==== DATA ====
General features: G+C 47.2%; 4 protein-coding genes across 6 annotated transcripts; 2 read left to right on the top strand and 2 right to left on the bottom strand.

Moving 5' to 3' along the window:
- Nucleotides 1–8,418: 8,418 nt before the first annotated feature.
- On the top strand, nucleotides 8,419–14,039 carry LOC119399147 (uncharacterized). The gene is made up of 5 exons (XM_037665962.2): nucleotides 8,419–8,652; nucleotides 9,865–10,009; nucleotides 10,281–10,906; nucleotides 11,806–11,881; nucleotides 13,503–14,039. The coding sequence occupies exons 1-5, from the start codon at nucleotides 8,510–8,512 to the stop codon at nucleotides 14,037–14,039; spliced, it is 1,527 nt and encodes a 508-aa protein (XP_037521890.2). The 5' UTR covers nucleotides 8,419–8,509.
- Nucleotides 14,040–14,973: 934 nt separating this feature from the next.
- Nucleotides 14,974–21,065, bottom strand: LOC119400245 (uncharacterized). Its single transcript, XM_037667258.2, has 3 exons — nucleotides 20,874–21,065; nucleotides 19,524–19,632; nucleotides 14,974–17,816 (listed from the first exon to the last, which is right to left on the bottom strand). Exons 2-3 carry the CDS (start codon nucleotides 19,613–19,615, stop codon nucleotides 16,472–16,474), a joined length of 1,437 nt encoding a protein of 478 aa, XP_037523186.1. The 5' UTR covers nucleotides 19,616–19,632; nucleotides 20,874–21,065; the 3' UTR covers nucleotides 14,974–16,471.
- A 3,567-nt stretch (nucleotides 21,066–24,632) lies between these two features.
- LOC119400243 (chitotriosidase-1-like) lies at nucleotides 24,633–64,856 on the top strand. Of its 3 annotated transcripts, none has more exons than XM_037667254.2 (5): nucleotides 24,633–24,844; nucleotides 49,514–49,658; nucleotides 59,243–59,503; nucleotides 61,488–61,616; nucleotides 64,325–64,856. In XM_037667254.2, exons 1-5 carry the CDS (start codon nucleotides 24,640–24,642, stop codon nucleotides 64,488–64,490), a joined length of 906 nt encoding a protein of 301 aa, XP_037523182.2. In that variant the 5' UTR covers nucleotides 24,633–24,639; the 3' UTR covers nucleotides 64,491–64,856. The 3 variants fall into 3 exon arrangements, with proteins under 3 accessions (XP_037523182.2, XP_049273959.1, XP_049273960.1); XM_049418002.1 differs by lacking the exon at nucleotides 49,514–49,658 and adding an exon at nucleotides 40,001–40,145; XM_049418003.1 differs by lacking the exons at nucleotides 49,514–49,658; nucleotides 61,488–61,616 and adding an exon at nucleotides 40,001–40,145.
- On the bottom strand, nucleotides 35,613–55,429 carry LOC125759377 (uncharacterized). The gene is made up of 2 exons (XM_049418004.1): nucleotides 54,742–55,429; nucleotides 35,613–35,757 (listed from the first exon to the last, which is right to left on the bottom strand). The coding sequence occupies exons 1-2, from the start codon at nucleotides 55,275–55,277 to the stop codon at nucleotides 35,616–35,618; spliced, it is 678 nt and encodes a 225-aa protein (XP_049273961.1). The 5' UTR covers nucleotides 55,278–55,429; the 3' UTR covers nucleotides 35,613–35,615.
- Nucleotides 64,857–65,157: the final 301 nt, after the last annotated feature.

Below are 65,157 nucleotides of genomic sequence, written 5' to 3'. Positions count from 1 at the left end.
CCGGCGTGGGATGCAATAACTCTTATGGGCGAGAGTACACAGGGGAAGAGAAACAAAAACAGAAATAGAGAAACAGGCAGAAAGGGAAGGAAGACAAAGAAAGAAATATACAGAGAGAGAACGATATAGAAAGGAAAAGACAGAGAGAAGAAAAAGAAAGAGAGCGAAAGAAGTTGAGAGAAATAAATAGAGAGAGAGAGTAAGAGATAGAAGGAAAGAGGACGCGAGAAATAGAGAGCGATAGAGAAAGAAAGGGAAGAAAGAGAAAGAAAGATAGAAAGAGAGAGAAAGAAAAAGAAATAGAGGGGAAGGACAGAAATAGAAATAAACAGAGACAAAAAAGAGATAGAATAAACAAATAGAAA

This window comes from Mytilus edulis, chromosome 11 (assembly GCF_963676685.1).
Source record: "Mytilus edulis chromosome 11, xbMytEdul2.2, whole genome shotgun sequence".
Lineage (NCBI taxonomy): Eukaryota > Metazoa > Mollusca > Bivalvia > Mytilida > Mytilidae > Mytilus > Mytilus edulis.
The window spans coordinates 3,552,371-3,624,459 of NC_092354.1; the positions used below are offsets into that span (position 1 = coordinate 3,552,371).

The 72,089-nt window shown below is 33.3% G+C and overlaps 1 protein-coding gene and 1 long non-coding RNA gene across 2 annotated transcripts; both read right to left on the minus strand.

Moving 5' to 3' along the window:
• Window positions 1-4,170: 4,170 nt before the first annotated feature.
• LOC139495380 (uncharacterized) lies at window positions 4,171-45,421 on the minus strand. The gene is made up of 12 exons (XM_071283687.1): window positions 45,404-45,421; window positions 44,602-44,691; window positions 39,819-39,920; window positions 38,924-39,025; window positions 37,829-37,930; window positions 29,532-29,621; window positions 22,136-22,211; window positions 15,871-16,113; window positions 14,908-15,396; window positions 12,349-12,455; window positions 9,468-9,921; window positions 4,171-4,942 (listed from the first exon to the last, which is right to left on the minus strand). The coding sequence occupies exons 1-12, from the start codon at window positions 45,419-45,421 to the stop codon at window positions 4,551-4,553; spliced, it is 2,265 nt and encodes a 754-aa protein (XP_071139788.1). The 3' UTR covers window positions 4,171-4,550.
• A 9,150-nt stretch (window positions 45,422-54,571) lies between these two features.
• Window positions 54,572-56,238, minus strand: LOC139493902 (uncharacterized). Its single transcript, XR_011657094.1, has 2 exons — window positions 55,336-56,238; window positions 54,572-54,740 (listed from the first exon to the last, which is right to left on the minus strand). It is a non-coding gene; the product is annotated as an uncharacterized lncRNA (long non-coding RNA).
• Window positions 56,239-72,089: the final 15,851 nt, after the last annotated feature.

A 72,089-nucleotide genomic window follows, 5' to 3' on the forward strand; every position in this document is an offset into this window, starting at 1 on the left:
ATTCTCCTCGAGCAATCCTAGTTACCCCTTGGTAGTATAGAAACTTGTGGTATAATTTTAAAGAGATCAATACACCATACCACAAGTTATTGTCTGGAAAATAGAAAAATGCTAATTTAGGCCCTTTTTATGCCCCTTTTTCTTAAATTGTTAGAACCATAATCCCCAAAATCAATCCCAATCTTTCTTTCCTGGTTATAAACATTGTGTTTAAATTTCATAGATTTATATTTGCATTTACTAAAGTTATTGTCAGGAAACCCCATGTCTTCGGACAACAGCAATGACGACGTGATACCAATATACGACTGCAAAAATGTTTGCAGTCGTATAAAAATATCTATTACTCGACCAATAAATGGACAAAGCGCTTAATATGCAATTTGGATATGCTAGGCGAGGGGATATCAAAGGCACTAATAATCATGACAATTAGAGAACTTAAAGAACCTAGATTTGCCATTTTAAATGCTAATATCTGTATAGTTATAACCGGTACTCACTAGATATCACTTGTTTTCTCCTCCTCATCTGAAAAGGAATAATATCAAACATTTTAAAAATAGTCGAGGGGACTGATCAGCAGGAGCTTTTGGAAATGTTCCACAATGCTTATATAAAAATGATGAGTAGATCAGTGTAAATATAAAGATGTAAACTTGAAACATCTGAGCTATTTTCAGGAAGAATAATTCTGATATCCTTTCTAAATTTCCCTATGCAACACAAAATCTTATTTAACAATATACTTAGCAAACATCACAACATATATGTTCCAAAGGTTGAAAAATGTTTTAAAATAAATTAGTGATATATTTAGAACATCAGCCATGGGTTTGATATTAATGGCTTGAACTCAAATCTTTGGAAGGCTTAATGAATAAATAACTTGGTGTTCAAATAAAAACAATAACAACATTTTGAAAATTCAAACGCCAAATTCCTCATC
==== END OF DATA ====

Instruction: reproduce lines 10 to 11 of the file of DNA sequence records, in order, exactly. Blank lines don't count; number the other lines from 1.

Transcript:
- Nucleotides 64,857–65,157: the final 301 nt, after the last annotated feature.

Below are 65,157 nucleotides of genomic sequence, written 5' to 3'. Positions count from 1 at the left end.